And, in the end, I’m going to ask you all to join us in a fight over some media rules that will affect everyone in this room’s ability to do what you do.

Slide 2.

So…here’s the story.

And it all started with a tweet…

Slide 3.

Then came the angry email….

Slide 4.

What transpired was more than just a David and goliath story… tough it was that.

It was also story of a corporate takeover of our communications systems, shrinking governments and public infrastructure, and a story that highlights an alternative the top-down big tent communications strategies that have been the downfall of progressive movements. We work from the model that uses a ripple effect audience strategy that builds messages, stories and frames from those most affected and those most organized and motivated to make change out to people who care about them, who care about their values and outward, rather than a top down message approach that focuses on trying to message to a mythical main stream America.

It was a story in which reelgrrls, an organization that uses video to unlock the power of young women, took on Comcast, an evil, horrible corporation.  A corporation which not only has the power to tell the story but also owns the communications system that mediates not only our most basic conversations but the national public conversation as well.

And in this case, it was also a corporation that made a critical early mistake. And it’s not that they threatened to pull a grant funding Reelgrrls summer program, and “broke up” with Reelgrrls by email.

It’s that they thought these young women were going to back down.

Slide 5.

Apologies started coming from Comcast… Reelgrrls funding wasn’t in jeopardy they said, it was a rash response from a single employee, they said. Please, please, please take our money!

Slide 7.

This story became water cooler/twitter material for tech and media reporters and in and outside the beltway. Blogs, tweets, FB posts and support came in from all over the country. Key tech reporters were having a conversation with their readers on twitter.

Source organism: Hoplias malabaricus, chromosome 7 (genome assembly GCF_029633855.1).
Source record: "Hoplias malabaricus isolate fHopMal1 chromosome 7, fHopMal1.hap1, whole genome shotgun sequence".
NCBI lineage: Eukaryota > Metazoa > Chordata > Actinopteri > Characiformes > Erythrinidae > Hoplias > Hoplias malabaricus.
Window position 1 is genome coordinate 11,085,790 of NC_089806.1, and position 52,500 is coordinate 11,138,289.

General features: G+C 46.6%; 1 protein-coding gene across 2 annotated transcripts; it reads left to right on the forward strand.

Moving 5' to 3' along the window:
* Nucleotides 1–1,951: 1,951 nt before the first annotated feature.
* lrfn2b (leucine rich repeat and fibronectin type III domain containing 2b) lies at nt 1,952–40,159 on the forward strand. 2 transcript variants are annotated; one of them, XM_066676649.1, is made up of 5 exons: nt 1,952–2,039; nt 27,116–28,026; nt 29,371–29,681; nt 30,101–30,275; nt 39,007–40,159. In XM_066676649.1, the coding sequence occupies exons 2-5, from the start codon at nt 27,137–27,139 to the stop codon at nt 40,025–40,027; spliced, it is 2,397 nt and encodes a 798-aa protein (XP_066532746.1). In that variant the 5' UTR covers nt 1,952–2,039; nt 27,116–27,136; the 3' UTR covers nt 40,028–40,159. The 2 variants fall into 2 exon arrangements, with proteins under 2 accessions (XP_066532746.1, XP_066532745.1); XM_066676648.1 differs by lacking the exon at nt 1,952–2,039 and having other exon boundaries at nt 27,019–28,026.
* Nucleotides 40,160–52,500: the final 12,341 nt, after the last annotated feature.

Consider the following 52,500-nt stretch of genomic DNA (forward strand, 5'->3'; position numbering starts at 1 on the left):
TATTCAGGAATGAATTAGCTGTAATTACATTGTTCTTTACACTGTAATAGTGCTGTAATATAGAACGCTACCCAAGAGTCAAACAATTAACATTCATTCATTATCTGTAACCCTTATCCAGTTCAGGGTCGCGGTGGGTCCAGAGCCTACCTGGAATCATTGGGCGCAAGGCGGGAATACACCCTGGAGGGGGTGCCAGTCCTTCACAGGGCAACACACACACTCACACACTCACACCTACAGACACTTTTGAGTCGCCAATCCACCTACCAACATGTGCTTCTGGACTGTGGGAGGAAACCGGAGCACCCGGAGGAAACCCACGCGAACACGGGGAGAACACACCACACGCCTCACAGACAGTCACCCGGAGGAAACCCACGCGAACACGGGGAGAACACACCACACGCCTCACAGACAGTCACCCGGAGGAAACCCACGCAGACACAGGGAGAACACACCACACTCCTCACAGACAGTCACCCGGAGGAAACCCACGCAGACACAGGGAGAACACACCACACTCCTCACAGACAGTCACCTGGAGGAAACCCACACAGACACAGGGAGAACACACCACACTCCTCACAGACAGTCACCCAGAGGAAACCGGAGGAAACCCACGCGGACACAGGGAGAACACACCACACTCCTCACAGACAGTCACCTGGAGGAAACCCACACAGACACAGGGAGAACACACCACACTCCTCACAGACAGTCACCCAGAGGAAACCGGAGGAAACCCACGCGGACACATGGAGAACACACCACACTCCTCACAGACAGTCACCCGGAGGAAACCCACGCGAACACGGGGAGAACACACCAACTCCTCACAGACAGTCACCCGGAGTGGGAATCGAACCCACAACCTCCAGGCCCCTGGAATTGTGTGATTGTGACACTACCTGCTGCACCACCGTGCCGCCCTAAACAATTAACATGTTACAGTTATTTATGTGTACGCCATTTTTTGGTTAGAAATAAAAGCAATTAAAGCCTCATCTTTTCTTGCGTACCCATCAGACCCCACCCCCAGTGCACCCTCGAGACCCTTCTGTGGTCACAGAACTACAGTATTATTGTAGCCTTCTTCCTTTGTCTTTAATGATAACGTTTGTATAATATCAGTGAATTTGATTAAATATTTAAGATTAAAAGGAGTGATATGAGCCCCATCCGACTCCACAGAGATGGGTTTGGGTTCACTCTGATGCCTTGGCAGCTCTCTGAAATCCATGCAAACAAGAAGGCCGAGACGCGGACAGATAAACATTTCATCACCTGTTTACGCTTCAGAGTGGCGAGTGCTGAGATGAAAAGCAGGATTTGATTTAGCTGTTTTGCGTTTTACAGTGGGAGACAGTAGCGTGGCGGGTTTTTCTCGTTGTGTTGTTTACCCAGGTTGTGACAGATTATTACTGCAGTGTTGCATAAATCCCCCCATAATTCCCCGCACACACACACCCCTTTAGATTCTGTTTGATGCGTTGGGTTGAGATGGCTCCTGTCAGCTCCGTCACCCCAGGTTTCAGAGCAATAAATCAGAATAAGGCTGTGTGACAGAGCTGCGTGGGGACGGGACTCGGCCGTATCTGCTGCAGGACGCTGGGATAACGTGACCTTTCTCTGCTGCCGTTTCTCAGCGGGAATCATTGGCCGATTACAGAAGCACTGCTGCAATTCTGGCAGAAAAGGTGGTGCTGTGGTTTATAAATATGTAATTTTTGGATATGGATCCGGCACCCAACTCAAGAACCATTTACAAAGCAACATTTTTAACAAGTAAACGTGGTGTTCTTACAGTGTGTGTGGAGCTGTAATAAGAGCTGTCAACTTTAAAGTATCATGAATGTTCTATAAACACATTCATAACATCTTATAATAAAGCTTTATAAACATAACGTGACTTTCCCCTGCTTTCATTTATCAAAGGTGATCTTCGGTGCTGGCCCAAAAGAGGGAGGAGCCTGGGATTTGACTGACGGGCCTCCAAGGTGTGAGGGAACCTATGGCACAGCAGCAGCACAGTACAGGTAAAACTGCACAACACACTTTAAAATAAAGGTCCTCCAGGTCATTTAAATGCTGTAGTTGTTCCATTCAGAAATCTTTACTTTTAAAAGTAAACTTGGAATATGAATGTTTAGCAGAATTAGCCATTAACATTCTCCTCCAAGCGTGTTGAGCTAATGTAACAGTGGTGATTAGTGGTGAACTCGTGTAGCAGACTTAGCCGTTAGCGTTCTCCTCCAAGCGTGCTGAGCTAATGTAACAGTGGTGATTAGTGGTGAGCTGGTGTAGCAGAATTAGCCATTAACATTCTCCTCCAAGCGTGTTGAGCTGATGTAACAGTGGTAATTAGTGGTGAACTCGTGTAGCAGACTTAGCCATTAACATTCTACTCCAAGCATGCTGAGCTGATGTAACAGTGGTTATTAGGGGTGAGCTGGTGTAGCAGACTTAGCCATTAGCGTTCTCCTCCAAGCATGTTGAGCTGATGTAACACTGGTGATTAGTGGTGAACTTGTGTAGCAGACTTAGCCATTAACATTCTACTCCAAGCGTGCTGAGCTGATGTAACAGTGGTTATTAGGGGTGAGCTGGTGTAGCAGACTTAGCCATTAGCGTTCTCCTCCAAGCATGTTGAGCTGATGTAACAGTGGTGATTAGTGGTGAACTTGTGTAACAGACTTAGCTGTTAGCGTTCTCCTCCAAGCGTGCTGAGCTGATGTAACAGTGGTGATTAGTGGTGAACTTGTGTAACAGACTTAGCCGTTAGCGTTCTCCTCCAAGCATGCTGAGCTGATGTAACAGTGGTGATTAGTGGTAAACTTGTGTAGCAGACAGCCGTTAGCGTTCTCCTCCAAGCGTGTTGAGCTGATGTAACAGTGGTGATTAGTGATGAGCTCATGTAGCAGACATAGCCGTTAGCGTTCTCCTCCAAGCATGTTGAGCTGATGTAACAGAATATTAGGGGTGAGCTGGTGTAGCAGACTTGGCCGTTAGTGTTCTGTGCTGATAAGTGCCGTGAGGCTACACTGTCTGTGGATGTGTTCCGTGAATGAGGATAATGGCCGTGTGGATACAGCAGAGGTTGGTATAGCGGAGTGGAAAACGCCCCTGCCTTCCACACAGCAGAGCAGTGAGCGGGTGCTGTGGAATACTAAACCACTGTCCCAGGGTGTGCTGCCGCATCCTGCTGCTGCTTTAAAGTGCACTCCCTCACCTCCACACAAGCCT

Slide 8.

Another mistake Comcast made: they thought these young women were alone. But they were part of a network, a network fighting for communications rights for all. These groups gathered forces and started to fight back.

Slide 9.

And @reelgrrls told Comcast thanks, but no thanks.

Slide 10.

Slide 11.

So what happened as a result?

You can see the slide, but I want to talk a little more about what was won.

What was won is greater than the money, it is the insertion of progressive voices and ideas into an existing debate that had previously excluded those voices.  It is the emerging concept that despite polls that say telecommunications companies are well liked, they can be held accountable and vast amounts of people want checks and balances on corporate power. Don’t believe the hype, the public is not happy with the corporate takeover of government and our communications systems.

Slide 12.

What was won was momentum to go on to our next fight. And here’s what I’m going to ask you to do. Has anyone  heard that ATT is proposing a takeover of TMOBILE? Do you want higher prices, less freedom and worse service? I didn’t think so. Please go to MagDashNetDotOrg and sign our petition to say no to the takeover.